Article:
This leaves indigestible or slowly-digestible materials in the pit, including oils, fatty acids, lipids and soaps that tend to float on top of the liquid in the pit. In addition, manure pits tend to be highly liquified in the summer. Additional water comes from misters that help cool the hogs and power washing the barns.

All this creates an environment where a specific group of microbes can flourish, namely methanogens that produce methane. “The bubbles in manure foam can encapsulate up to 70% methane,” Chodur said.

While this is ideal in a bio-digester designed to produce energy, it can be hazardous in a hog barn. When the foam in the manure pit is disturbed through regular management activities such as manure agitation and/or pumping and power washing, large amounts of methane may be released into the air space above the slats. This methane can ignite easily and may lead to barn explosions and flash fires.

Stay safe, have more storage space
Since foaming is a microbial process, it’s vital to bring the biology back into balance in the manure pit. Start by monitoring foam levels, Chodur said. “Use a gauge to check your manure levels below the foam. We’ve seen foam that can grow a couple of feet a week and climb up the sidewalls of the barn, almost to the curtains.”

Methane Manure Foam

Not only does this foam pose a safety risk, but it also creates other challenges. “It’s an animal well-being issue,” Chodur said. “You don’t want foam expanding above the floor slats and touching the pigs. This can affect swine performance, which impacts your bottom line.”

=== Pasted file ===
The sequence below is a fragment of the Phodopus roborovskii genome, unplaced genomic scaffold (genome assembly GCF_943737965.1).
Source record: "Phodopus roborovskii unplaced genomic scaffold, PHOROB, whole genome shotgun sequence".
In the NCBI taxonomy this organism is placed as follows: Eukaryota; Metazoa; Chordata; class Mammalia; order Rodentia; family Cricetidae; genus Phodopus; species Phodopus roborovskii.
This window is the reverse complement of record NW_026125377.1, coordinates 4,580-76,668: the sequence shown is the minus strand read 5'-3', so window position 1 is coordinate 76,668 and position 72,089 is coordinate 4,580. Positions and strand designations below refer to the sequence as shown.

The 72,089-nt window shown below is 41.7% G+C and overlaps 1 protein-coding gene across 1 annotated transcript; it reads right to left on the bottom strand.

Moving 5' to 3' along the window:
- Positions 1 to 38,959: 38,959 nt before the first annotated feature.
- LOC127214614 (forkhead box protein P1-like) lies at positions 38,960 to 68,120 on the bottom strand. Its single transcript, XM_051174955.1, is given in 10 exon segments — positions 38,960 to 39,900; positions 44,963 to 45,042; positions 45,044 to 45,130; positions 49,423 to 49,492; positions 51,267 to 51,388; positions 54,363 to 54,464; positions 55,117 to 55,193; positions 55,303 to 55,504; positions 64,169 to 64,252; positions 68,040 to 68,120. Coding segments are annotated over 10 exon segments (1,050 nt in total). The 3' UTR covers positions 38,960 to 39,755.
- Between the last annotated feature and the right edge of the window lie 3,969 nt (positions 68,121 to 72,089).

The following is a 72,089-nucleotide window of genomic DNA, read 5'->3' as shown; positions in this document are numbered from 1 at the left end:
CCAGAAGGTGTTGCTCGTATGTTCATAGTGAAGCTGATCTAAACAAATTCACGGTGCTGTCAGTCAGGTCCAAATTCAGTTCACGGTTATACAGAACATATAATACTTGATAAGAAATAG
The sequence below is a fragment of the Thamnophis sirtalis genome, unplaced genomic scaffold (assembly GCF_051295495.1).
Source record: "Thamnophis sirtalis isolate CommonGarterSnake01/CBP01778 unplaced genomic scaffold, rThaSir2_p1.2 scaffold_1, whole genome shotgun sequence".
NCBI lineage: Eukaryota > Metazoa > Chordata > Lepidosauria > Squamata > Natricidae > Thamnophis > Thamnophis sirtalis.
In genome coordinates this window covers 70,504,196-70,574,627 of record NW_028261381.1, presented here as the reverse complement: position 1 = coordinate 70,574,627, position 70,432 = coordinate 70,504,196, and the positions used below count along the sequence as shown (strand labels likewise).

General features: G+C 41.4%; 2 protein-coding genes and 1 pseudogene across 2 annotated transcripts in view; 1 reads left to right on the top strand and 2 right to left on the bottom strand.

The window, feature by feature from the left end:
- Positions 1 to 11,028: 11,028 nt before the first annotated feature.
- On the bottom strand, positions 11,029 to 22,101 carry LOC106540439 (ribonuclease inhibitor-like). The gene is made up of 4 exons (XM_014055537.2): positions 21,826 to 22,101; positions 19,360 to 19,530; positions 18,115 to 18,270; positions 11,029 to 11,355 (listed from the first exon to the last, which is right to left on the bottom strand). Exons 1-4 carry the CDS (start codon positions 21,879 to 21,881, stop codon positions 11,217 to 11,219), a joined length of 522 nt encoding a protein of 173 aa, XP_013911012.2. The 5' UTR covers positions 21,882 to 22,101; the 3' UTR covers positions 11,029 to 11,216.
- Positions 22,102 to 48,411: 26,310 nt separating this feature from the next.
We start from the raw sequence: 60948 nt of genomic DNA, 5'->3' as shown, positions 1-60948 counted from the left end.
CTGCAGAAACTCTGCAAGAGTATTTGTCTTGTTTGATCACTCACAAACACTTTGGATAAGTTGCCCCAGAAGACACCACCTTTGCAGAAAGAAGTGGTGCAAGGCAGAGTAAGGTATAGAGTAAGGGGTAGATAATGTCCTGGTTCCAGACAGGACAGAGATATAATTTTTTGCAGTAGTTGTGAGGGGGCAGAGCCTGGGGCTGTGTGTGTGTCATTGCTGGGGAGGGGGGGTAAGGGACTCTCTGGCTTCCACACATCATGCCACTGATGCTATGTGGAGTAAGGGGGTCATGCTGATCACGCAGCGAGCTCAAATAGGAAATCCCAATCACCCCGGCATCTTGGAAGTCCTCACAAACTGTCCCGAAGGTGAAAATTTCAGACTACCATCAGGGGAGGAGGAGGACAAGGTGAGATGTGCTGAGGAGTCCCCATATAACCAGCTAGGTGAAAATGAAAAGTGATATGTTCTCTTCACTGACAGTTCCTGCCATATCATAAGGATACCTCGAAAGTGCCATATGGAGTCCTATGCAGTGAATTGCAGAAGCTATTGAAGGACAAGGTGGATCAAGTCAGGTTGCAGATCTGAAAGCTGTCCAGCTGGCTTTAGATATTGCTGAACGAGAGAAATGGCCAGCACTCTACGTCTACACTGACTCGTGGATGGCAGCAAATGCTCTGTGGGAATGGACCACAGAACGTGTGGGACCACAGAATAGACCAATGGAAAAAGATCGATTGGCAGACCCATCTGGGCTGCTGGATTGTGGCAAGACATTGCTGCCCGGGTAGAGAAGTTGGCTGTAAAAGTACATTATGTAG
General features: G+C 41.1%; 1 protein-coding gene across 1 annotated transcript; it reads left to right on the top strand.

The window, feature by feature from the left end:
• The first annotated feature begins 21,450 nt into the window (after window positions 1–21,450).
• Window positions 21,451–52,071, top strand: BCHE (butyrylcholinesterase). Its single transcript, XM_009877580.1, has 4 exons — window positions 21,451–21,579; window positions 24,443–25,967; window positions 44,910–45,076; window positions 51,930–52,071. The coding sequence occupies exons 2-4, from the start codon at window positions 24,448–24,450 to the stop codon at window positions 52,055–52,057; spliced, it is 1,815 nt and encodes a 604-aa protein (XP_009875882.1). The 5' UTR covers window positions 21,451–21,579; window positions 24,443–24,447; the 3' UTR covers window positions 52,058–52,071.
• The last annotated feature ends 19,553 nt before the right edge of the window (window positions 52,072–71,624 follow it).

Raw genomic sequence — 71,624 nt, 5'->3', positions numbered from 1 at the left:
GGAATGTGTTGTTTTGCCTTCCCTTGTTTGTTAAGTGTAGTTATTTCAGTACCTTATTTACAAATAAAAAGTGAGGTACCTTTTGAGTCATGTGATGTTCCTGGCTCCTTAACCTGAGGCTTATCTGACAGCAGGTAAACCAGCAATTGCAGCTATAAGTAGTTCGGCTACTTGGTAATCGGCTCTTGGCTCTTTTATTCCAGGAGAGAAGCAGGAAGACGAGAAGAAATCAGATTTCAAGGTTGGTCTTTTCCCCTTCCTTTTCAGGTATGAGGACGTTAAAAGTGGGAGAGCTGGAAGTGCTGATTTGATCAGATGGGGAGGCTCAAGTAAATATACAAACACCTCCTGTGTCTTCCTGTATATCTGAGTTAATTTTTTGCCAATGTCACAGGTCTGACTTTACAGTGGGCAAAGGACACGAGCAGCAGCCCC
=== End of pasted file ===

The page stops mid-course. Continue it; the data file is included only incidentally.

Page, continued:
Foam also takes up valuable storage space in the pit. This space is at a premium during the summer months before harvest, since it’s still too early to haul manure to the fields. “In the summer, you need all the space you can get in the pits,” said Lanz, who manages wean-to-finish swine barns in the Oakville river-bottom area and does his own swine manure application.

Fight the foam
That’s why Lanz likes what he’s seen with FoamAway, a dry, granular product that’s added directly to the pits. ProfitProAG recommends using 5 to 10 pounds of FoamAway per 100,000 gallons of manure. “The range depends on how much foam you need to mitigate,” Chodur said.

The first application goes outside in the pump-out areas. Chodur recommends using the half of the “dose” in the pump-outs, since there tends to be more aggressive foam in this area, due to fans and ventilation.

Then apply the rest of the recommended amount inside the barn. Sprinkle it in alleyways and sweep the product into the pit. FoamAway typically takes 10 to 14 days to work, Chodur said.

“We applied some FoamAway on June 30,” Lanz said. “By July 9, I texted my Uncle Monte and said, ‘Hey this stuff isn’t working. We need to get something else.’ But we gave it more time, and it dropped the foam. You’ve just got to be patient.”

Once you’ve successfully treated a manure pit, FoamAway will give you three to four months of residual effect to keep foam under control, Chodur noted.